The Dance of Creativity

by Merle O’Brien

Photo Courtesy: Debiprasad Sahoo

Photo Courtesy: Debiprasad Sahoo

 

As the fields of art and science move to a common space in the 21st century, creativity is taking centrestage in all fields of human endeavor, driving a new form of economy and redefining itself from an art into a lifescience.

Working as a Futurist at the forefront of creativity, design and front end innovation – while also being an Odissi danseuse, training in one of the world’s oldest forms of codified creativity, I see that the future of creativity looks remarkably similar to its most ancient past. If this holds true, Odissi may find itself becoming increasingly relevant as an educational technology for neuro-muscular entrainment to unlock human creative potential.

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From Proscenium to the Public: Alternative Spaces in Performance

by Ashwini Raghupathy

Photo Courtesy: Debiprasad Sahoo

Photo Courtesy: Ddebiprasad Sahoo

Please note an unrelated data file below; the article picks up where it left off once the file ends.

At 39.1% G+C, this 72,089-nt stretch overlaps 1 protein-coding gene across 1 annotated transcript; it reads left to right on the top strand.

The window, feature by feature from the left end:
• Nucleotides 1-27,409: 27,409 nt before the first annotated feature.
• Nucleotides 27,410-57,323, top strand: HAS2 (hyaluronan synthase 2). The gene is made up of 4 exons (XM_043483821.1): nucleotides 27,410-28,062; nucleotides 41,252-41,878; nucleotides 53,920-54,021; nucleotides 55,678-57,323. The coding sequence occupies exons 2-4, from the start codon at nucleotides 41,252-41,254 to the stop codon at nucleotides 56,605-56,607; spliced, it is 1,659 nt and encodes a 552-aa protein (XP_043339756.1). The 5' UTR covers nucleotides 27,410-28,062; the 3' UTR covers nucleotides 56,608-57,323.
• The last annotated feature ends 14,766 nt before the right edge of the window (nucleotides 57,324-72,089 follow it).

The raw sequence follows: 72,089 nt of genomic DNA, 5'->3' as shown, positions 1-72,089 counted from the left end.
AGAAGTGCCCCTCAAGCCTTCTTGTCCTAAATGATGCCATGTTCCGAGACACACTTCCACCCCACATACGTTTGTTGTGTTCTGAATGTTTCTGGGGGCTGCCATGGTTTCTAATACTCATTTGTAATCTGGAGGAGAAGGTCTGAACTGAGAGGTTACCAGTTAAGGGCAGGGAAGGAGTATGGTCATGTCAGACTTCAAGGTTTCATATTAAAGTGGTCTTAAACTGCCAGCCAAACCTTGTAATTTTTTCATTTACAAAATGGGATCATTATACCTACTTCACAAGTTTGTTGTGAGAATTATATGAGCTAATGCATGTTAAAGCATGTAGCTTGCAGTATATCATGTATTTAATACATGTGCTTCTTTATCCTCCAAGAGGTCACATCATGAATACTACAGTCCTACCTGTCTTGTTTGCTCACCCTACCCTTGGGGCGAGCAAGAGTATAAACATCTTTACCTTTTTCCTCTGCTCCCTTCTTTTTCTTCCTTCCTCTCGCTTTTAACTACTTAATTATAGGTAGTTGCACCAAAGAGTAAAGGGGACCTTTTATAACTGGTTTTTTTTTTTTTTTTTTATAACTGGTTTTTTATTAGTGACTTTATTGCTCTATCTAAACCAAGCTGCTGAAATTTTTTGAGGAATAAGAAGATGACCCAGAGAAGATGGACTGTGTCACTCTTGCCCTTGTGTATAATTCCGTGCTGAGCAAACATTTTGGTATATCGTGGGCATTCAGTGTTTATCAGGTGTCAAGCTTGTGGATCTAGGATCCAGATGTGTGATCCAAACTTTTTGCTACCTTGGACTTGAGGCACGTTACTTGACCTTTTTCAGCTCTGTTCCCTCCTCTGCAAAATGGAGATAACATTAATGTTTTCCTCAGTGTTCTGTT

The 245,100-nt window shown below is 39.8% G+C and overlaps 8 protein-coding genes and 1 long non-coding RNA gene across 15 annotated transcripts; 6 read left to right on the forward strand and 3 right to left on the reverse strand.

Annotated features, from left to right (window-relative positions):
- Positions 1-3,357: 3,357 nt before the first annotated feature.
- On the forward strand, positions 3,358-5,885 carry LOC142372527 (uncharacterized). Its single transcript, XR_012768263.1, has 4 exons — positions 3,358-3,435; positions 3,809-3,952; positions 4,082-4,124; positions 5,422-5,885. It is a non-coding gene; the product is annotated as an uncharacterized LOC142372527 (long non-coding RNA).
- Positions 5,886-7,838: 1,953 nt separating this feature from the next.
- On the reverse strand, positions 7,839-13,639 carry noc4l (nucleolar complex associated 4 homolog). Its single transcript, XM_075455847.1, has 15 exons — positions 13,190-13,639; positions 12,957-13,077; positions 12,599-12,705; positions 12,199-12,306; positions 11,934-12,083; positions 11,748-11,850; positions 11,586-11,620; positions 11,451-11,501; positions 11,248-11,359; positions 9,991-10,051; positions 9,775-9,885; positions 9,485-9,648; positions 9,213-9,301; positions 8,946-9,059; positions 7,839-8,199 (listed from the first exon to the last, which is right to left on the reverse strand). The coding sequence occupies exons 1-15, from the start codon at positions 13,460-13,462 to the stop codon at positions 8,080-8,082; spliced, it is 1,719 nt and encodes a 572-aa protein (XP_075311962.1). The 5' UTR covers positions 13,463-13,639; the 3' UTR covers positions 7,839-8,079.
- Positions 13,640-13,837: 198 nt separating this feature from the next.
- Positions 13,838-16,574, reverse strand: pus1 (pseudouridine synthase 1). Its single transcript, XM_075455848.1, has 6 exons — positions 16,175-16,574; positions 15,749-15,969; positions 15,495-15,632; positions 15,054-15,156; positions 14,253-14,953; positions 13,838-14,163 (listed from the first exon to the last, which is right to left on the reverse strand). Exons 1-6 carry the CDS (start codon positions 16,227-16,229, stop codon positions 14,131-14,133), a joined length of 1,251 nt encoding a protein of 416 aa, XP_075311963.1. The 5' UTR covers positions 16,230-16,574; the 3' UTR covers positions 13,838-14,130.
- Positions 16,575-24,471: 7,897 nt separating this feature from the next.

In April earlier this year, a video was uploaded on Youtube which created a furor that launched a barrage of discussions on social media which continue even today. The clip showed a dancer Aleksy Furdak, also known as Gaura Natraj Das, an American performing Bharatanatyam in a metro station in the USA. (http://www.southreport.com/classical-dance-in-new-york-subway/) ) This performance was not the first of its kind, as other dancers, including myself, have been exploring public spaces to present traditional Indian dances. Here you see another Bharatanatyam dancer, Jai Khalsa https://www.youtube.com/watch?v=eUBWtuxyiUQ, and here is a video featuring me which encapsulated a little of my work in this area : https://www.youtube.com/watch?v=_GCXHbycgd4)

While I personally have not spoken to the above-mentioned dancers, I have realised from my own experience that there will be detractors every time one challenges the status quo in any field. When I started to dance Odissi in the parks and streets of Bangalore. I received a fair share of criticism, some of which I have outlined here:

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Odissi: Exploring an Evolving Tradition

by Fatima Montero

Photo Courtesy: Debiprasad Sahoo

Photo Courtesy: Debiprasad Sahoo

Whatever remains unmentioned should be included into practice by experts from an observation of people – NS XXXVI, 83.